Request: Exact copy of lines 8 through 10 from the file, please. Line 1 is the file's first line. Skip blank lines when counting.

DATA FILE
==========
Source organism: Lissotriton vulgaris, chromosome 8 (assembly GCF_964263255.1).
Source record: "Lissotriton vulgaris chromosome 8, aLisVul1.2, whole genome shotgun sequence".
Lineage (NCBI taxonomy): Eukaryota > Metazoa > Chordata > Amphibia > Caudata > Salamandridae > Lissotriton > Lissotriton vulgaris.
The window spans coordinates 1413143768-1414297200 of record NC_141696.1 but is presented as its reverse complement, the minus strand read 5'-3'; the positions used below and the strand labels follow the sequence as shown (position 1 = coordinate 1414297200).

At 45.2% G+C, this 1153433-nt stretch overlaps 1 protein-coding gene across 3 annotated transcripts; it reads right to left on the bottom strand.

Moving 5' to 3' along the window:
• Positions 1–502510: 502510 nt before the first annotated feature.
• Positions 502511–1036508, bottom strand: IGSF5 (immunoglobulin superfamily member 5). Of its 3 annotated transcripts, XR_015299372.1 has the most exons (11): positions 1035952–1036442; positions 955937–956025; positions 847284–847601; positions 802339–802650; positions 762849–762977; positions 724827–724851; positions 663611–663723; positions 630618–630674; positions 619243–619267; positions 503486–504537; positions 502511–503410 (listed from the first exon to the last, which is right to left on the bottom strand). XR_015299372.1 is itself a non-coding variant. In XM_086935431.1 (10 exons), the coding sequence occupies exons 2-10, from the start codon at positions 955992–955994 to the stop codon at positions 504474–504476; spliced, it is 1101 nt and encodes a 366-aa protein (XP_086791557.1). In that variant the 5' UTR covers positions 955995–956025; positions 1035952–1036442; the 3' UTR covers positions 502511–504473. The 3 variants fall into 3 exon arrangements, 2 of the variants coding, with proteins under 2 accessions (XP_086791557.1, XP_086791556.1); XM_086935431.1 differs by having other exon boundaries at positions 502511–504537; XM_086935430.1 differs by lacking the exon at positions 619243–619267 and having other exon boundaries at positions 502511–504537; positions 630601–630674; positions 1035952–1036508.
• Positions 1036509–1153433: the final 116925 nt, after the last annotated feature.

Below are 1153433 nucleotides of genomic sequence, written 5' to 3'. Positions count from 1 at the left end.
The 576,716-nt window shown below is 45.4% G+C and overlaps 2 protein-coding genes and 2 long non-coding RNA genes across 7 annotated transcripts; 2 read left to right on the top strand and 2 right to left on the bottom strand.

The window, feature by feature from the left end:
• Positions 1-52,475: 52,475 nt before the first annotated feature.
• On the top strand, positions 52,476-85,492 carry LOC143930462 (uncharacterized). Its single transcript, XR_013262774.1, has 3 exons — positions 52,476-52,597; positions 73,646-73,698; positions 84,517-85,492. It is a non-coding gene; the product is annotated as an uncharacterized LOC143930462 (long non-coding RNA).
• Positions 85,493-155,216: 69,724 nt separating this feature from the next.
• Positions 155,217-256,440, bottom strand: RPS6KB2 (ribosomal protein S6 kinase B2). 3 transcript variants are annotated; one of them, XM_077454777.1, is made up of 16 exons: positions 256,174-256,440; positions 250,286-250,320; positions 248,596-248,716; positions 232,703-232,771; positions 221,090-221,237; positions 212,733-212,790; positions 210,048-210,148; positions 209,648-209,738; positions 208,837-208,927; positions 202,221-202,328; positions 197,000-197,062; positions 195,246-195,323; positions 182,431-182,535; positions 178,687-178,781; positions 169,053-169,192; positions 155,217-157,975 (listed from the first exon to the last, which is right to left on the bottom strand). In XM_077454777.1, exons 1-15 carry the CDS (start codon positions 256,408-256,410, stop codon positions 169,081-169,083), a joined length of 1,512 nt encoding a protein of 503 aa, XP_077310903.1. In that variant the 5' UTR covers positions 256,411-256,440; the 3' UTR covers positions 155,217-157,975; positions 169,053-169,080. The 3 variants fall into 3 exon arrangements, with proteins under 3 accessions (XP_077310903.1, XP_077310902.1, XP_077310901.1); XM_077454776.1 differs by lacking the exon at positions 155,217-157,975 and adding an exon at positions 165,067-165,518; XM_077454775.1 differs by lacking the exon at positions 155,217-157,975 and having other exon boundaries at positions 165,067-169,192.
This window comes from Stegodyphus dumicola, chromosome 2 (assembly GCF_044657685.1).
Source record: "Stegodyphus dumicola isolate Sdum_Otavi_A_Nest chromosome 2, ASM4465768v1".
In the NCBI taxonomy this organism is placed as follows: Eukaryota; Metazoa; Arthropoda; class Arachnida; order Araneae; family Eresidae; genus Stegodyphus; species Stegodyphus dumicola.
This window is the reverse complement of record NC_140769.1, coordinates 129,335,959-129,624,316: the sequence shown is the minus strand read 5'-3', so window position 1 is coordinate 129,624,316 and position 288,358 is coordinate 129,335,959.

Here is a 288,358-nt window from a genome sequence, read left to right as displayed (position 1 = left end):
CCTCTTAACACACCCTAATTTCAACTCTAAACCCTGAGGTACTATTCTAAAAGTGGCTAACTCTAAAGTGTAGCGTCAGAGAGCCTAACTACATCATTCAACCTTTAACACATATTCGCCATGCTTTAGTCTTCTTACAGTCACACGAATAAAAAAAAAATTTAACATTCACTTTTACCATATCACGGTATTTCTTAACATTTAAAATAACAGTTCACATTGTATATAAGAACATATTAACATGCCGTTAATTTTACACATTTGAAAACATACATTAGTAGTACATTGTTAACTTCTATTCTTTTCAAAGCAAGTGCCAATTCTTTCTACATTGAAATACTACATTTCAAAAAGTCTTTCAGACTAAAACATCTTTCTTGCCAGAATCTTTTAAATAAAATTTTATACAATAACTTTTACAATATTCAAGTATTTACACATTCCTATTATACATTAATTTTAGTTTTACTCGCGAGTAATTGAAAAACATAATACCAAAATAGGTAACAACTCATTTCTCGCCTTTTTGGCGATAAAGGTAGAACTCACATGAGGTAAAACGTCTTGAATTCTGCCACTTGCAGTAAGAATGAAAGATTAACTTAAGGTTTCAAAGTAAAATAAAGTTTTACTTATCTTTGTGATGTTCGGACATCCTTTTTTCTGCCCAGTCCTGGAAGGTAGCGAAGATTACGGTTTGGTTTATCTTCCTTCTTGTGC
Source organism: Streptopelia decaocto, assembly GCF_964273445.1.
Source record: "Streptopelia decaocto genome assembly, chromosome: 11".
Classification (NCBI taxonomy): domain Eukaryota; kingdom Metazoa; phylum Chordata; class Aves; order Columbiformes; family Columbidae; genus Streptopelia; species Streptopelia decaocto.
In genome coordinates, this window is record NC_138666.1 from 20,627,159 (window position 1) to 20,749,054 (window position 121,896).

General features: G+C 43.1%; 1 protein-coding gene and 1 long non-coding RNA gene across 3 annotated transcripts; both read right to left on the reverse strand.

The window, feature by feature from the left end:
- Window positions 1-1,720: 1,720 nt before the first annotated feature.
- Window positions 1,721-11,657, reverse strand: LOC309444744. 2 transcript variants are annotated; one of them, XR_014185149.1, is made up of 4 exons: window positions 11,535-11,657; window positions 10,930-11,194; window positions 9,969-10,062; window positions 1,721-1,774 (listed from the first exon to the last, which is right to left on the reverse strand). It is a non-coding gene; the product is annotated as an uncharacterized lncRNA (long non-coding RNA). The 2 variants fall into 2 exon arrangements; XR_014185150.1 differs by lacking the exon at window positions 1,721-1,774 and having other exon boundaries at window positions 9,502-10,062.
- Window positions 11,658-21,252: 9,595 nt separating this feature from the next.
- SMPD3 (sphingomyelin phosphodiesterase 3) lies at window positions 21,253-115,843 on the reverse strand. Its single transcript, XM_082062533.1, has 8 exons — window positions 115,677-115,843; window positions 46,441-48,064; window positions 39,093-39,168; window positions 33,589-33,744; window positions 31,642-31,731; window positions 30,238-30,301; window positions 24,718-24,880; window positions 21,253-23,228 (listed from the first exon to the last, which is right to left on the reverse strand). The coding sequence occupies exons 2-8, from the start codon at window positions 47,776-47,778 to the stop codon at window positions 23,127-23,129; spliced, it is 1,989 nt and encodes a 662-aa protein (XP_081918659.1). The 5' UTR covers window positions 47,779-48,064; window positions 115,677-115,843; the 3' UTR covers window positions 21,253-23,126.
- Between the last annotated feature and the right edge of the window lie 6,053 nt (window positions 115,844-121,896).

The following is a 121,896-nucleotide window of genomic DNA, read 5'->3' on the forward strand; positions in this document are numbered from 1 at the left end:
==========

• Positions 502511–1036508, bottom strand: IGSF5 (immunoglobulin superfamily member 5). Of its 3 annotated transcripts, XR_015299372.1 has the most exons (11): positions 1035952–1036442; positions 955937–956025; positions 847284–847601; positions 802339–802650; positions 762849–762977; positions 724827–724851; positions 663611–663723; positions 630618–630674; positions 619243–619267; positions 503486–504537; positions 502511–503410 (listed from the first exon to the last, which is right to left on the bottom strand). XR_015299372.1 is itself a non-coding variant. In XM_086935431.1 (10 exons), the coding sequence occupies exons 2-10, from the start codon at positions 955992–955994 to the stop codon at positions 504474–504476; spliced, it is 1101 nt and encodes a 366-aa protein (XP_086791557.1). In that variant the 5' UTR covers positions 955995–956025; positions 1035952–1036442; the 3' UTR covers positions 502511–504473. The 3 variants fall into 3 exon arrangements, 2 of the variants coding, with proteins under 2 accessions (XP_086791557.1, XP_086791556.1); XM_086935431.1 differs by having other exon boundaries at positions 502511–504537; XM_086935430.1 differs by lacking the exon at positions 619243–619267 and having other exon boundaries at positions 502511–504537; positions 630601–630674; positions 1035952–1036508.
• Positions 1036509–1153433: the final 116925 nt, after the last annotated feature.

Below are 1153433 nucleotides of genomic sequence, written 5' to 3'. Positions count from 1 at the left end.